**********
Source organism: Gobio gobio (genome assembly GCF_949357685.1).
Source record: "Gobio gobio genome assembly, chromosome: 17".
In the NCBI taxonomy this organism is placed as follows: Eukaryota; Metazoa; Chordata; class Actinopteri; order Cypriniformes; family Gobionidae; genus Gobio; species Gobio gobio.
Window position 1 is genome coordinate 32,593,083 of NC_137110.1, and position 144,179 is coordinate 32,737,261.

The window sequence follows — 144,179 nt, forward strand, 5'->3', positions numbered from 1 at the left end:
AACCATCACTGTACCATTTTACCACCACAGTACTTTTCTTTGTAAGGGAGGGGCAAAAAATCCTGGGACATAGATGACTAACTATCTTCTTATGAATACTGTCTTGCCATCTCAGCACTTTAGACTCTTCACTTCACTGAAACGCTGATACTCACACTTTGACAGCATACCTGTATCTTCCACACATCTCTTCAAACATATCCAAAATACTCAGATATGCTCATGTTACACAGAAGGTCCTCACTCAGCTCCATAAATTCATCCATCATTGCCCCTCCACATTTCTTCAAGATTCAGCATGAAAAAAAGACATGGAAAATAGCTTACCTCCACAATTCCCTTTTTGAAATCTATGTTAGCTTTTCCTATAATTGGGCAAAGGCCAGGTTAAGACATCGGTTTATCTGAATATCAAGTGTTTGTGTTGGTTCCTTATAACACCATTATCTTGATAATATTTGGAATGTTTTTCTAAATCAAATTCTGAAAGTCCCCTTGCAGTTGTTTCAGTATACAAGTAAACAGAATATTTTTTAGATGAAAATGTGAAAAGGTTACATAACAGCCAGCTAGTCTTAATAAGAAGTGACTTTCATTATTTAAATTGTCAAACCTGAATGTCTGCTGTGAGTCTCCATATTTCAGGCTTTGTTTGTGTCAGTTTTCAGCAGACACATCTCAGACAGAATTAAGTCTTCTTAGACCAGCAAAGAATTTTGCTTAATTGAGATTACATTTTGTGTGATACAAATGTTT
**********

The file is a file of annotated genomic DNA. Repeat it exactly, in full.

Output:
Source organism: Gobio gobio (genome assembly GCF_949357685.1).
Source record: "Gobio gobio genome assembly, chromosome: 17".
In the NCBI taxonomy this organism is placed as follows: Eukaryota; Metazoa; Chordata; class Actinopteri; order Cypriniformes; family Gobionidae; genus Gobio; species Gobio gobio.
Window position 1 is genome coordinate 32,593,083 of NC_137110.1, and position 144,179 is coordinate 32,737,261.

The window sequence follows — 144,179 nt, forward strand, 5'->3', positions numbered from 1 at the left end:
AACCATCACTGTACCATTTTACCACCACAGTACTTTTCTTTGTAAGGGAGGGGCAAAAAATCCTGGGACATAGATGACTAACTATCTTCTTATGAATACTGTCTTGCCATCTCAGCACTTTAGACTCTTCACTTCACTGAAACGCTGATACTCACACTTTGACAGCATACCTGTATCTTCCACACATCTCTTCAAACATATCCAAAATACTCAGATATGCTCATGTTACACAGAAGGTCCTCACTCAGCTCCATAAATTCATCCATCATTGCCCCTCCACATTTCTTCAAGATTCAGCATGAAAAAAAGACATGGAAAATAGCTTACCTCCACAATTCCCTTTTTGAAATCTATGTTAGCTTTTCCTATAATTGGGCAAAGGCCAGGTTAAGACATCGGTTTATCTGAATATCAAGTGTTTGTGTTGGTTCCTTATAACACCATTATCTTGATAATATTTGGAATGTTTTTCTAAATCAAATTCTGAAAGTCCCCTTGCAGTTGTTTCAGTATACAAGTAAACAGAATATTTTTTAGATGAAAATGTGAAAAGGTTACATAACAGCCAGCTAGTCTTAATAAGAAGTGACTTTCATTATTTAAATTGTCAAACCTGAATGTCTGCTGTGAGTCTCCATATTTCAGGCTTTGTTTGTGTCAGTTTTCAGCAGACACATCTCAGACAGAATTAAGTCTTCTTAGACCAGCAAAGAATTTTGCTTAATTGAGATTACATTTTGTGTGATACAAATGTTT